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A Few Words About A few words about...™ Beloved Infidel -- in Blu-ray (1 Viewer)

Robert Harris

Senior HTF Member
Feb 8, 1999
Real Name
Robert Harris
One of the nice things about Twilight Time releases, is that many of them all us to own Blu-rays of productions that might not otherwise be available.

Beloved Infidel (1959) is such a film. It has a terrific premise, which never really comes to fruition. Gregory Peck plays F. Scott Fitzgerald toward the end of his career, trying to write screenplays in Hollywood. Deborah Kerr, gossip columnist Sheilah Graham, with whom he had a relationship.

This is a nicely mounted film, that generally looks beautiful on Blu-ray. A bit of fade noticeable to the more trained eyes in a few sequences, but never anything off-putting or problematic. It is the major proportion of the film, however, that looks absolute gorgeous. Colors, especially greens, seem to pop off the screen.

Densities, shadow detail, grain structure (with the exception of dupes) are all attributes that make this disc desirable to own.

For those who enjoy the physical / technical side of film production, there are a number of quality sequences on sound stages, obviously 1959, dressed as mid-1930s. Come to think of it most sound stages today, appear to be dressed as mid-1930s.

A worthwhile proposition, and an enjoyable film. Just not a great one. That said, it's a terrific job from the folks at Fox.

Image - 4.5

Audio - 5




Senior HTF Member
Dec 13, 2006
Real Name
I watched this last night. I enjoyed it a lot but I'm a fan of big romantic melodramas. I think the ones produced by Jerry Wald at Fox had more substance than those produced at Universal by Ross Hunter for Douglas Sirk to direct. Jerry Wald and Douglas Sirk might have made a great team. I'm not well up on the details of the Fitzgerald/Graham relationship so I haven't a clue how true to life Beloved Infidel is. I treated it as pure fiction and for me that worked very well. I certainly agree that this is a good BRD.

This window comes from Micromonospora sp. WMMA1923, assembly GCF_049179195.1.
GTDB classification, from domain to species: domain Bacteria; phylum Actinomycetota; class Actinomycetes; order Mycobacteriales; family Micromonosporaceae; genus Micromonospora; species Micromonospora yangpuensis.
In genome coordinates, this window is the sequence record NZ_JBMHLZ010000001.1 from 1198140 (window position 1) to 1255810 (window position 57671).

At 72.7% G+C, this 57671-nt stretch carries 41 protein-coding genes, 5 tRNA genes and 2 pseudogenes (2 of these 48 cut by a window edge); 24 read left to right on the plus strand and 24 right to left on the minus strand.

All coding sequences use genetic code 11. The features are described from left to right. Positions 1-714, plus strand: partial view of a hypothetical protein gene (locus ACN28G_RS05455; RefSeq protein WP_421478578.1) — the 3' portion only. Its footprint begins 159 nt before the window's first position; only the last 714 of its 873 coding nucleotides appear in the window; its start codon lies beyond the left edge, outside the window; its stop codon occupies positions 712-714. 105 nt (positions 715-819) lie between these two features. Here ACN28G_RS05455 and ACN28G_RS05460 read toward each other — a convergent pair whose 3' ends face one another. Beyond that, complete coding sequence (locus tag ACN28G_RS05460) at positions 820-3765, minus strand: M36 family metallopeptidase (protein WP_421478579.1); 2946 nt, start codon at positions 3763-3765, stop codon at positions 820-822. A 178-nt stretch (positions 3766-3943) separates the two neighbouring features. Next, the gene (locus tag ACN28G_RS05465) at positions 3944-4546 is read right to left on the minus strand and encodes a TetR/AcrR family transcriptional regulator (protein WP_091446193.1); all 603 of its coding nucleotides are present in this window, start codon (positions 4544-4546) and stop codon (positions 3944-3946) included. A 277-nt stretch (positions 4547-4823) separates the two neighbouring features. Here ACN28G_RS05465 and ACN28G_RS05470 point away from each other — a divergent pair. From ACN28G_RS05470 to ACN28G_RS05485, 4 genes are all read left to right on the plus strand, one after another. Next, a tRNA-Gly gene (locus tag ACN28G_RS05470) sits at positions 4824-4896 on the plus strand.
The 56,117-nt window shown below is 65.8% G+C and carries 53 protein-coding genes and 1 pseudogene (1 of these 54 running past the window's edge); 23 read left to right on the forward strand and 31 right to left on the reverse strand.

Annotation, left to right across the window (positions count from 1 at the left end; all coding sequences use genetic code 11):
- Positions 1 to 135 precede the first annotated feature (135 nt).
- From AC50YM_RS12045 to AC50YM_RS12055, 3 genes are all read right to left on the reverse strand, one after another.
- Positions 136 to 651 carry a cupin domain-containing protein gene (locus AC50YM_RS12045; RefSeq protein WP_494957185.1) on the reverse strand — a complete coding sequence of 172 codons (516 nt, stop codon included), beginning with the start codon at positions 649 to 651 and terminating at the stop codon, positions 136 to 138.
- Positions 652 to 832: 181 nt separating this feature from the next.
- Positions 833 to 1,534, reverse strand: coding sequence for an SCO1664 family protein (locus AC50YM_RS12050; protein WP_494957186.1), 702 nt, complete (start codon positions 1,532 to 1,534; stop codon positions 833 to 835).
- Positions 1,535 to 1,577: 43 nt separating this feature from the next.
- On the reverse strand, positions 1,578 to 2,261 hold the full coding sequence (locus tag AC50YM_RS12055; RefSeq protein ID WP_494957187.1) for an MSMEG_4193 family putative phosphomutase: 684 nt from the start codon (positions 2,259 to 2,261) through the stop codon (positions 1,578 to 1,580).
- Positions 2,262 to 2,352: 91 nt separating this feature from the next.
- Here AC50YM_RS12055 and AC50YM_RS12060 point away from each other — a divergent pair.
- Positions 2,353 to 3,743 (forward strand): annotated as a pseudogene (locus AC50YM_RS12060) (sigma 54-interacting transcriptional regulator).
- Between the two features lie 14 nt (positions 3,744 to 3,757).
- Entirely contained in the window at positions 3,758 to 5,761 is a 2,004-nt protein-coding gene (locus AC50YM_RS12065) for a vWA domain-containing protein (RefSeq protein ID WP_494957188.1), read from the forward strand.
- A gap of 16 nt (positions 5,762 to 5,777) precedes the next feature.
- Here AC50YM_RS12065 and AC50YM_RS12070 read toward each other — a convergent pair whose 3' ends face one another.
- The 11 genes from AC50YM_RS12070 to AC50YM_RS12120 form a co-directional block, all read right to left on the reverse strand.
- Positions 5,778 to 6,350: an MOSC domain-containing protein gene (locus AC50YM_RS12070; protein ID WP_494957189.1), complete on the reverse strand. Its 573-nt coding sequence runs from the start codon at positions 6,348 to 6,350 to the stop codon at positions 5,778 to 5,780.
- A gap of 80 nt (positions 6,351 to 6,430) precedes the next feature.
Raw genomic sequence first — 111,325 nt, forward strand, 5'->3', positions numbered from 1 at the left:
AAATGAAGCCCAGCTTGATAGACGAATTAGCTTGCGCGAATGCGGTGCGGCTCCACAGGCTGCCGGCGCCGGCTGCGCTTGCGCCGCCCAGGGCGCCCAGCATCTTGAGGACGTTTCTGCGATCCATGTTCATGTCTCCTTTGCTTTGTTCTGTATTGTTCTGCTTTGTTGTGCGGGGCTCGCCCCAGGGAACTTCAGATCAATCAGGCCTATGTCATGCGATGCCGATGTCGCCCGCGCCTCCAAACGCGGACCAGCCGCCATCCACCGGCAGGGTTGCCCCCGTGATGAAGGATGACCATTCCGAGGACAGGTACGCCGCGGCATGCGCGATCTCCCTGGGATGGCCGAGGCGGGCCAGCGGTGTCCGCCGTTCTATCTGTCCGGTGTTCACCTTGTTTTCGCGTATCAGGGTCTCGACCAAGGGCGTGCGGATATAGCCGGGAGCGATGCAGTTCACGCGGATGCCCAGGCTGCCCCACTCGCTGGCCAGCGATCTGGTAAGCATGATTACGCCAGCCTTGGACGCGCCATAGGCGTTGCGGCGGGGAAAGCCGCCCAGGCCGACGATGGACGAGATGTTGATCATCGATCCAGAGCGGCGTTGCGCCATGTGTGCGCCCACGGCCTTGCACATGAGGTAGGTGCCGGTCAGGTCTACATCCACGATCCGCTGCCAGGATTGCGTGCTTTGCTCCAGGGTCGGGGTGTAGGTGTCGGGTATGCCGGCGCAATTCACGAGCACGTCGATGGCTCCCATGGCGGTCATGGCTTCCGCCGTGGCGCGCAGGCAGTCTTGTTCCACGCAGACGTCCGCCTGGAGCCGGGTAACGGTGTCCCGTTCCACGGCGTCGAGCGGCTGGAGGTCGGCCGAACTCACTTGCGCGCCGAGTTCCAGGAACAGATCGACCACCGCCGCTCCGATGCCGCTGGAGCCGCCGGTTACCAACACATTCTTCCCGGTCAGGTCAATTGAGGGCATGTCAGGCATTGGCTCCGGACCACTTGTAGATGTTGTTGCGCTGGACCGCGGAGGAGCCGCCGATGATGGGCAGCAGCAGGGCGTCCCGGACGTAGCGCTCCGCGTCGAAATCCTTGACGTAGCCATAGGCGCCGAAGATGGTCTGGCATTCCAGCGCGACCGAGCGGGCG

Supporting Actor
Dec 19, 2012
Real Name
Leon Romero
Even though I went into this film with an open mind, I finished the movie feeling unsatisfied and somewhat sickened. It's really a depressing film with an ending that is edited in a way so obviously designed to jerk tears that it felt completely fake to me. I also did not like the way that the score was integrated with the film. In certain scenes it just felt awkwardly disjointed from the action on screen. at least in the first 40 minutes or so. Plus, I actually had to stop the film at about that point because the music was playing omnipresently to the point of irritation. This is something I find VERY annoying in any film. But, I think this would have been an issue to take up with the 20th Century Fox editing department an not the composer or filmmakers. The score as a whole was completely overblown for such an intimate love affair. This is part of why the ending was meaningless to me and why the beach scene where Sheila tells her story to Scott was also fake. Yes, I understand this is a 50's romantic soaper of a melodrama that's not supposed to be entirely believable but this is beyond my suspension of disbelief. However, that's not to say I don't like the score; I like it very much, but it should have been MUCH more subtle for the film like the score for An Affair to Remember was. The acting wasn't that bad, but I think that Gregory Peck was not ideal for the part (except for the drunk scenes, which I thought he was strangely convincing in) and Debbie Kerr was insufferable in scenes where she was required to be emotional. All of that said, I did like the part that Eddie Albert played and the scene of him filming the short on opening a can of spam was quite humorous. I did also like the nod to Darryl Zanuck, whom the studio head in the film was obviously based off of and the reenactment of filming the scene from In Old Chicago, a good film also directed by Henry King. Beloved Infidel is just not what it could have been, especially considering the talents involved in it's production. -Leon

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